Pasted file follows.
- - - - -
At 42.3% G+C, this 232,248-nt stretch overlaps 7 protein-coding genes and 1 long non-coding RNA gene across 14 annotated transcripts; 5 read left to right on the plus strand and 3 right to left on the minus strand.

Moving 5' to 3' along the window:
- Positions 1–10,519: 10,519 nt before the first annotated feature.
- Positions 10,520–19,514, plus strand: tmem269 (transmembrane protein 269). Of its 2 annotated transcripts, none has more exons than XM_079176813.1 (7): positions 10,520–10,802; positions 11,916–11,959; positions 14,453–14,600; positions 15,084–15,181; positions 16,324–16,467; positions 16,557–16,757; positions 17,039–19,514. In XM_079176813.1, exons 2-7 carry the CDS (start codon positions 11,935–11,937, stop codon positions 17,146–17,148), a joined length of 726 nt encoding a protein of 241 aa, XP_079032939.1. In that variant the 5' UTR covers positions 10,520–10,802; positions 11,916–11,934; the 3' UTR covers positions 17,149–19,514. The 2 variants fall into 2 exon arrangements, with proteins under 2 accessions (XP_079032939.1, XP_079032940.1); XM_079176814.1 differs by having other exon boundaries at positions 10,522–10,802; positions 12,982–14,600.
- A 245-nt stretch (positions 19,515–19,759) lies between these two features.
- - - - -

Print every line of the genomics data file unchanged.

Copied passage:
At 42.3% G+C, this 232,248-nt stretch overlaps 7 protein-coding genes and 1 long non-coding RNA gene across 14 annotated transcripts; 5 read left to right on the plus strand and 3 right to left on the minus strand.

Moving 5' to 3' along the window:
- Positions 1–10,519: 10,519 nt before the first annotated feature.
- Positions 10,520–19,514, plus strand: tmem269 (transmembrane protein 269). Of its 2 annotated transcripts, none has more exons than XM_079176813.1 (7): positions 10,520–10,802; positions 11,916–11,959; positions 14,453–14,600; positions 15,084–15,181; positions 16,324–16,467; positions 16,557–16,757; positions 17,039–19,514. In XM_079176813.1, exons 2-7 carry the CDS (start codon positions 11,935–11,937, stop codon positions 17,146–17,148), a joined length of 726 nt encoding a protein of 241 aa, XP_079032939.1. In that variant the 5' UTR covers positions 10,520–10,802; positions 11,916–11,934; the 3' UTR covers positions 17,149–19,514. The 2 variants fall into 2 exon arrangements, with proteins under 2 accessions (XP_079032939.1, XP_079032940.1); XM_079176814.1 differs by having other exon boundaries at positions 10,522–10,802; positions 12,982–14,600.
- A 245-nt stretch (positions 19,515–19,759) lies between these two features.